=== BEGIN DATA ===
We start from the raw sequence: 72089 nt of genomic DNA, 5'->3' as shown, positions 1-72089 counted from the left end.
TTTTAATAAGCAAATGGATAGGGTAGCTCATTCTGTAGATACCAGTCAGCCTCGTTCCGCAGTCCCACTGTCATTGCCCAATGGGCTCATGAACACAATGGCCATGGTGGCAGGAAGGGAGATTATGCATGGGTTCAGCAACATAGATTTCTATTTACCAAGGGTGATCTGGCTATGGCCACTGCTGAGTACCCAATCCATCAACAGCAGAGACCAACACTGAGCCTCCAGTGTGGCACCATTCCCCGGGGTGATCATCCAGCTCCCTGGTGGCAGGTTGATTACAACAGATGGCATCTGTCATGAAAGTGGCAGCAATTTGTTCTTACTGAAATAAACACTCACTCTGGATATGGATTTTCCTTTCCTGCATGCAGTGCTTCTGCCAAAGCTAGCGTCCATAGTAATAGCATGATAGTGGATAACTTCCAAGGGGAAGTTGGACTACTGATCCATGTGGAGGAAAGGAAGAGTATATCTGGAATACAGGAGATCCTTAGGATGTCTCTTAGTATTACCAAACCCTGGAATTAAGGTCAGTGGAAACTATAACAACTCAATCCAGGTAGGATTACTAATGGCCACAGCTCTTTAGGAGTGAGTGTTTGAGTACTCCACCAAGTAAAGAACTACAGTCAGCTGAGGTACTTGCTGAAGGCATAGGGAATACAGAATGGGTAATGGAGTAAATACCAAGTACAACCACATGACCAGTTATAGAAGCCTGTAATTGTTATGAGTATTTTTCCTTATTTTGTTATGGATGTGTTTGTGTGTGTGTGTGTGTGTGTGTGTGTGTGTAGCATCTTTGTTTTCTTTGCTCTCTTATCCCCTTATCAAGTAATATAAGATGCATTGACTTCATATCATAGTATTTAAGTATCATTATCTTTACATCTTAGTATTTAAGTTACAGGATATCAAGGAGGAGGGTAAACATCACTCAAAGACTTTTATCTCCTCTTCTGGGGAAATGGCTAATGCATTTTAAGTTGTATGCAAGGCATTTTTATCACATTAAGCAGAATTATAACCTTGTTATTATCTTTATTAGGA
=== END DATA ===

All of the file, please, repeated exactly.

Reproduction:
We start from the raw sequence: 72089 nt of genomic DNA, 5'->3' as shown, positions 1-72089 counted from the left end.
TTTTAATAAGCAAATGGATAGGGTAGCTCATTCTGTAGATACCAGTCAGCCTCGTTCCGCAGTCCCACTGTCATTGCCCAATGGGCTCATGAACACAATGGCCATGGTGGCAGGAAGGGAGATTATGCATGGGTTCAGCAACATAGATTTCTATTTACCAAGGGTGATCTGGCTATGGCCACTGCTGAGTACCCAATCCATCAACAGCAGAGACCAACACTGAGCCTCCAGTGTGGCACCATTCCCCGGGGTGATCATCCAGCTCCCTGGTGGCAGGTTGATTACAACAGATGGCATCTGTCATGAAAGTGGCAGCAATTTGTTCTTACTGAAATAAACACTCACTCTGGATATGGATTTTCCTTTCCTGCATGCAGTGCTTCTGCCAAAGCTAGCGTCCATAGTAATAGCATGATAGTGGATAACTTCCAAGGGGAAGTTGGACTACTGATCCATGTGGAGGAAAGGAAGAGTATATCTGGAATACAGGAGATCCTTAGGATGTCTCTTAGTATTACCAAACCCTGGAATTAAGGTCAGTGGAAACTATAACAACTCAATCCAGGTAGGATTACTAATGGCCACAGCTCTTTAGGAGTGAGTGTTTGAGTACTCCACCAAGTAAAGAACTACAGTCAGCTGAGGTACTTGCTGAAGGCATAGGGAATACAGAATGGGTAATGGAGTAAATACCAAGTACAACCACATGACCAGTTATAGAAGCCTGTAATTGTTATGAGTATTTTTCCTTATTTTGTTATGGATGTGTTTGTGTGTGTGTGTGTGTGTGTGTGTGTGTGTAGCATCTTTGTTTTCTTTGCTCTCTTATCCCCTTATCAAGTAATATAAGATGCATTGACTTCATATCATAGTATTTAAGTATCATTATCTTTACATCTTAGTATTTAAGTTACAGGATATCAAGGAGGAGGGTAAACATCACTCAAAGACTTTTATCTCCTCTTCTGGGGAAATGGCTAATGCATTTTAAGTTGTATGCAAGGCATTTTTATCACATTAAGCAGAATTATAACCTTGTTATTATCTTTATTAGGA